Judge rules in favor of spam-tracking website
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Saturday October 21, 2006
A judge has ruled in favor of The Spamhaus Project, a spam-tracking website that an e-mail marketing company was trying to take offline, National Journal's 'Technology Daily' reports.
"According to U.S. District Judge Charles Kocoras, e360 Insight was too broad in its request to suspend Spamhaus' domain," writes David Hatch. "Neither the domain overseer, the Internet Corporation for Assigned Names and Numbers, or Tucows, the domain registry that Spamhaus used to obtain its address, should be involved in the case, the judge ruled."
The marketing company whose request was denied described the ruling as "a devastating loss of personal freedom for all U.S. citizens" on its own site. "If the court cannot prevent Spamhaus from violating its order, then Spamhaus will continue to censor and control what e-mail messages Americans can receive."
Excerpts from the subscription-only article follow...
In September, e360 Insight won an $21.7 million judgment against Spamhaus in an Illinois district court. The ruling called for Spamhaus to remove e360 from its blacklists and post a notice stating that e360 Insight is not involved in sending junk mail.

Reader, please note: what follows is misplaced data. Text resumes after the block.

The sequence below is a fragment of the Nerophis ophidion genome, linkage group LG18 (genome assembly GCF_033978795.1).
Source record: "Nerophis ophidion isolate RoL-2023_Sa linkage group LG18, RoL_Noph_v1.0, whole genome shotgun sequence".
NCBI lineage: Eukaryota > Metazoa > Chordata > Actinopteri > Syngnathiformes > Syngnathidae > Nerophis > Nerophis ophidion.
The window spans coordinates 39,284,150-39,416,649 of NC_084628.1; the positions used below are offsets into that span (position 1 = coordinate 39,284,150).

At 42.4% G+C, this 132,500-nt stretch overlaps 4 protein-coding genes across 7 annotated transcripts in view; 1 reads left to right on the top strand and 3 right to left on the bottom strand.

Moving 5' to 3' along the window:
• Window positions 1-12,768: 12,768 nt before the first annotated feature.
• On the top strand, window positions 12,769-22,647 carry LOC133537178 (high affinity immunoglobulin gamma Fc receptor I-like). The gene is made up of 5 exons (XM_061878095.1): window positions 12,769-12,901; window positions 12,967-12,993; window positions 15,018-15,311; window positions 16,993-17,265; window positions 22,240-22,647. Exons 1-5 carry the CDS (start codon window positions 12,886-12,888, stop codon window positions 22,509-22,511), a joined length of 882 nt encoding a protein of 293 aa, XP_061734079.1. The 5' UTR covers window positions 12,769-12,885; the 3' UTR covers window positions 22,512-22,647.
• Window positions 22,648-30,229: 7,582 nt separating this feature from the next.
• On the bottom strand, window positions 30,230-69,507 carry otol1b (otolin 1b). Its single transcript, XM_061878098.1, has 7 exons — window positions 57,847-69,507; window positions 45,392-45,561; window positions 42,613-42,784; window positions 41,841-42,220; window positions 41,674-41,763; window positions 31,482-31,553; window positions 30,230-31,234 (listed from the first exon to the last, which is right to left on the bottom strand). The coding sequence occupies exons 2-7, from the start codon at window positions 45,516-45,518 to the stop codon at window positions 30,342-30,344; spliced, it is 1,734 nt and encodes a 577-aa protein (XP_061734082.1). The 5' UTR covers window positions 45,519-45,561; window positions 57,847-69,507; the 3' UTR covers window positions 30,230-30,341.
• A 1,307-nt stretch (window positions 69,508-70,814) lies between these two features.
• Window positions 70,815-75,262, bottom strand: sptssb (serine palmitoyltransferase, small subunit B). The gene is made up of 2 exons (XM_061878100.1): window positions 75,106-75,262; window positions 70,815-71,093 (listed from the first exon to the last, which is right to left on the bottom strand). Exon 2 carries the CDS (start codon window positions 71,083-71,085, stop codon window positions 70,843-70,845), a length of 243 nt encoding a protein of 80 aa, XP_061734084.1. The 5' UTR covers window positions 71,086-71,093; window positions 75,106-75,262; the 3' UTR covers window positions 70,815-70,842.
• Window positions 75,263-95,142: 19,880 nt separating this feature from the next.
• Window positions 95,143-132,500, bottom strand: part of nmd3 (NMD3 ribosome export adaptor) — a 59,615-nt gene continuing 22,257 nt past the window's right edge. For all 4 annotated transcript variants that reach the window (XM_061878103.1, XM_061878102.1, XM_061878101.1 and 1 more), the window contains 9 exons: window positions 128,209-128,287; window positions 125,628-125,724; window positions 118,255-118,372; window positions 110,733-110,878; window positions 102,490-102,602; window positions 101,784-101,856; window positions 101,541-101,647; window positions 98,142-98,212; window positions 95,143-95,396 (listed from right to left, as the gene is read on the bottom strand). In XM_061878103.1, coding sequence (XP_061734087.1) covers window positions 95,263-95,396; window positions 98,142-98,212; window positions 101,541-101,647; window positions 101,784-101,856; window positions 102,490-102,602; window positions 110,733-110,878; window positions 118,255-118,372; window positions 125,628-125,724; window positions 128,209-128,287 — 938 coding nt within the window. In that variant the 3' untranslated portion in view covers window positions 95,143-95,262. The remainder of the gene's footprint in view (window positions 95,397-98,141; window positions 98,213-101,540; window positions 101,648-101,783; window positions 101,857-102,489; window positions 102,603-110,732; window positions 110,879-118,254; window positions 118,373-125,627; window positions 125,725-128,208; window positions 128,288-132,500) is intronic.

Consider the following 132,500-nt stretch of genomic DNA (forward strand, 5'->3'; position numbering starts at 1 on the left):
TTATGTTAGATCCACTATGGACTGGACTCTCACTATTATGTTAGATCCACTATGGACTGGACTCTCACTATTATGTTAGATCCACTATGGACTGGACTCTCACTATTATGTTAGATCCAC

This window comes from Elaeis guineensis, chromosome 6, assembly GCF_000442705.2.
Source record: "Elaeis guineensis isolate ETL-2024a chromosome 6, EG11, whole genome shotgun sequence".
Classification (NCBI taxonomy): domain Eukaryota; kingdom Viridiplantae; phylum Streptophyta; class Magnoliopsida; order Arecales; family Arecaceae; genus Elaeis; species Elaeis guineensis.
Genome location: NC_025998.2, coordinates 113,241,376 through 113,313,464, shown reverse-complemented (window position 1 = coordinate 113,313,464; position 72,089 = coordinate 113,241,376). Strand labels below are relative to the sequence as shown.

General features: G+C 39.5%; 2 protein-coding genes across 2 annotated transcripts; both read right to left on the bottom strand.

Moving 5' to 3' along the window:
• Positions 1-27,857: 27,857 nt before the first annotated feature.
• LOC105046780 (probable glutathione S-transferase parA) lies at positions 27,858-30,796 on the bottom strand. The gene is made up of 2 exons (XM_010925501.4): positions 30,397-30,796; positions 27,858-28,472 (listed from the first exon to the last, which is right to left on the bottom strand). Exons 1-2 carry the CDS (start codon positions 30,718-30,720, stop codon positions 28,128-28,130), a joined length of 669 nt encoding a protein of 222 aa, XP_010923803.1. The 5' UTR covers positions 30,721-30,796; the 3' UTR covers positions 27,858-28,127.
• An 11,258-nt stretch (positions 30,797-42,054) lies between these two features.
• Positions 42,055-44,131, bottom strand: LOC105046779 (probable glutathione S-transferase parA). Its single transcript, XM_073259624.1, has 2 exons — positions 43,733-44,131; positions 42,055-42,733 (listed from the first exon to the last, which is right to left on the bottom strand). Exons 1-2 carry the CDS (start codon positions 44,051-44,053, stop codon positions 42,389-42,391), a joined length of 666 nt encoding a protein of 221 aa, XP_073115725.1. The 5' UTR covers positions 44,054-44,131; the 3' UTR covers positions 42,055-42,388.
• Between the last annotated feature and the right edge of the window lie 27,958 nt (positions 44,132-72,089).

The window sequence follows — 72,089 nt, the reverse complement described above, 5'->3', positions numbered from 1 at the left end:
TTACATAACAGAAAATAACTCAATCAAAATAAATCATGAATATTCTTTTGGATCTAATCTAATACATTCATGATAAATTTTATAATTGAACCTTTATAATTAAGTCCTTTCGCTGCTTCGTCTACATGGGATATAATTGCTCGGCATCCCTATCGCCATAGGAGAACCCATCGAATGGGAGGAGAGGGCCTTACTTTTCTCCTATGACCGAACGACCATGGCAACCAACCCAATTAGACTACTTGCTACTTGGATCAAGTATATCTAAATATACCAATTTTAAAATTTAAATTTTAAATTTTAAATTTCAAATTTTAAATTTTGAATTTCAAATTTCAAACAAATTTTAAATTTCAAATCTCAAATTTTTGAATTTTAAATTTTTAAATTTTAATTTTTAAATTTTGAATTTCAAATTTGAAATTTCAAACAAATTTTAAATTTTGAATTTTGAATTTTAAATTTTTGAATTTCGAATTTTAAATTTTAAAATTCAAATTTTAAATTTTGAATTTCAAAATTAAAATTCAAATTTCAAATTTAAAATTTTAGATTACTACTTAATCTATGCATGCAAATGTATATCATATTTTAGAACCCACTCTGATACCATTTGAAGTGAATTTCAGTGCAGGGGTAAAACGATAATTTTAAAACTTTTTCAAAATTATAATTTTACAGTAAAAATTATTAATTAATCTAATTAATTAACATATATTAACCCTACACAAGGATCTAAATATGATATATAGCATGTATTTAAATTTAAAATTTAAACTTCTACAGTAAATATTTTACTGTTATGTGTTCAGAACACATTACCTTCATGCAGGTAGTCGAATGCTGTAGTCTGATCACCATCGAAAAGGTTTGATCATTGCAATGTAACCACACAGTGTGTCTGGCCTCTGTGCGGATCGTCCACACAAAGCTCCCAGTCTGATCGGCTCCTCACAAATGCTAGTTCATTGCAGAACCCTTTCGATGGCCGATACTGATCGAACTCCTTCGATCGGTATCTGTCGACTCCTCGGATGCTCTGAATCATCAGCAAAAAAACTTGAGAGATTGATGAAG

That month Spamhaus also said it was "concerned at how far a U.S. court will go before asking itself if it has jurisdiction" and planned to contest the ruling. The organization still holds that e360's e-mail offerings are spam.
As a result of Spamhaus' lack of action since the judgment, e360 sought the suspension of Spamhaus' domain. It also asked the federal court to prevent third parties from accessing Spamhaus' blocking technology and requested a daily monetary sanction against the organization.
According to Walton [Timothy James Walton, a lawyer who specializes in spam], many people "believe that e360 is a spammer and [is] suing Spamhaus because" the company disrupts its business. "Spamhaus has the right to do what they are doing," he said, "and e360 is wrong to complain about it."